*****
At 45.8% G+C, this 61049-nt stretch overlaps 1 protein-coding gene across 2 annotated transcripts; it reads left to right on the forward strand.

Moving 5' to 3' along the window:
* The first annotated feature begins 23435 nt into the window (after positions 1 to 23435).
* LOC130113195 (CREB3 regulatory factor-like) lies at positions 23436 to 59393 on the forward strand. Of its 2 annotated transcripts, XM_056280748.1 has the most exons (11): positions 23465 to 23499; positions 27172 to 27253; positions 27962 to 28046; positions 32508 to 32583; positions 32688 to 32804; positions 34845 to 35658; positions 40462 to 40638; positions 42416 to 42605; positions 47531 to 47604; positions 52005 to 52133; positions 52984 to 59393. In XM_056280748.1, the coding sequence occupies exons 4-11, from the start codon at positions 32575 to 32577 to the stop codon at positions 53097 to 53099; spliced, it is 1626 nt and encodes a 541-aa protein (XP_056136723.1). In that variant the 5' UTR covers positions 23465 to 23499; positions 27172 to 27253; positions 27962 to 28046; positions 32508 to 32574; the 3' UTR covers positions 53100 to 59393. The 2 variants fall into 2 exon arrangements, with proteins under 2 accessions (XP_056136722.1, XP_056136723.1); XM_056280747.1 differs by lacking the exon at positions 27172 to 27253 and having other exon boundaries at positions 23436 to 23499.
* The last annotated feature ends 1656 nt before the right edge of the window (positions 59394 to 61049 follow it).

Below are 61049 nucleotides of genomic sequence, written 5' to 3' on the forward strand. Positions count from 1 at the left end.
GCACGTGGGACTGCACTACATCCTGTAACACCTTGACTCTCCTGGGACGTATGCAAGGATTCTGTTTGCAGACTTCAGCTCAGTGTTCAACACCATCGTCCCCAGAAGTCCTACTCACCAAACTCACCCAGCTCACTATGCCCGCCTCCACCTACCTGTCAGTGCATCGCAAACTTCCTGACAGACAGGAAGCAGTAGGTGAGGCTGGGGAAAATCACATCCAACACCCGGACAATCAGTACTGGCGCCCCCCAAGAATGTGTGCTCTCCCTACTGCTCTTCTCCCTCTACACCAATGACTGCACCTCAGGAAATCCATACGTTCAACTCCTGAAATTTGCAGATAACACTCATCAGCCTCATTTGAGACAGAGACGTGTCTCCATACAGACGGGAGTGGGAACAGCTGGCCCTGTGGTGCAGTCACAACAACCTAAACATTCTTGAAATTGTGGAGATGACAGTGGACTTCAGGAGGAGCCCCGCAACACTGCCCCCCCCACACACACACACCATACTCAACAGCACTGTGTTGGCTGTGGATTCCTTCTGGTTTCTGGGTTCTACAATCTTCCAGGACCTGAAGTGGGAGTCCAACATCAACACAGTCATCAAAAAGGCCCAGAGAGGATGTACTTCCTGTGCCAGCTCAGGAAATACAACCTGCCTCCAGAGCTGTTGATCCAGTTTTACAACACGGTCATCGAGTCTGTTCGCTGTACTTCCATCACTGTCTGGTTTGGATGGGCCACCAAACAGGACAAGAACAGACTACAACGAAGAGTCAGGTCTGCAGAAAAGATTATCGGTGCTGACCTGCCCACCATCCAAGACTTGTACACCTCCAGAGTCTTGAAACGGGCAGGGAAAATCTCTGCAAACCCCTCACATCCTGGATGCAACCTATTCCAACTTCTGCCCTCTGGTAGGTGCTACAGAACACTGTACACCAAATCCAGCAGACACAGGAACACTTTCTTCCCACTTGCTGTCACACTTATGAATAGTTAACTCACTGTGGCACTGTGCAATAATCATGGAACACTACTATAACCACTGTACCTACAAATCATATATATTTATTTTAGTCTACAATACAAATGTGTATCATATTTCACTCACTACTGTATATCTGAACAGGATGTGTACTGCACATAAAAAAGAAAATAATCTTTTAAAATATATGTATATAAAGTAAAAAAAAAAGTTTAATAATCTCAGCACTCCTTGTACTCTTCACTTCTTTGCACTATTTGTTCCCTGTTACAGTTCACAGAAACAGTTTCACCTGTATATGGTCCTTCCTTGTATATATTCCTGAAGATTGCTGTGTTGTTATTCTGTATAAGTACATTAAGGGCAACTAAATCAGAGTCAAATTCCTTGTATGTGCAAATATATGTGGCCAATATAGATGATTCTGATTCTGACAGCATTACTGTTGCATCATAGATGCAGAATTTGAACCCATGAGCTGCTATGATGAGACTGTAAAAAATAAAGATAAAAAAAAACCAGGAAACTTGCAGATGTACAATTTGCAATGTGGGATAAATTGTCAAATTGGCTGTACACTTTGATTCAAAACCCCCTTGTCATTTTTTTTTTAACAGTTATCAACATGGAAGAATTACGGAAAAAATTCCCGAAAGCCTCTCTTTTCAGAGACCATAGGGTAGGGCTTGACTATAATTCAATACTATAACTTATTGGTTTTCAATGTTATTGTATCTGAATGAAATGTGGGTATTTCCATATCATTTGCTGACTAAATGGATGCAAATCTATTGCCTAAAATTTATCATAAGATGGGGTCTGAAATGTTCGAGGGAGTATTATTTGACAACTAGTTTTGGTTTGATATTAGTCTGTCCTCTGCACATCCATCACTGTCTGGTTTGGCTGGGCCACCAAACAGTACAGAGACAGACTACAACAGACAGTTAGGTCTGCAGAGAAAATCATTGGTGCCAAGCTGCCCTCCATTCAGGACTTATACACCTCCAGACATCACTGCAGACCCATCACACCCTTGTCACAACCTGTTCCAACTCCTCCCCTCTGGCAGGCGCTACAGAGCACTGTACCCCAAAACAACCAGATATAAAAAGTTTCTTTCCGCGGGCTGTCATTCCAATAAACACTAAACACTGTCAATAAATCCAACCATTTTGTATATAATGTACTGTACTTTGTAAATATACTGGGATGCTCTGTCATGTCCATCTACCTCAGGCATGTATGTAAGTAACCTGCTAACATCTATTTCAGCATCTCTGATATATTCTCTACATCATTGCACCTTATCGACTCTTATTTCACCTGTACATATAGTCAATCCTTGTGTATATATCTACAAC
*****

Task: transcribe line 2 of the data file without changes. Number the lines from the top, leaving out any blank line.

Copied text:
Moving 5' to 3' along the window: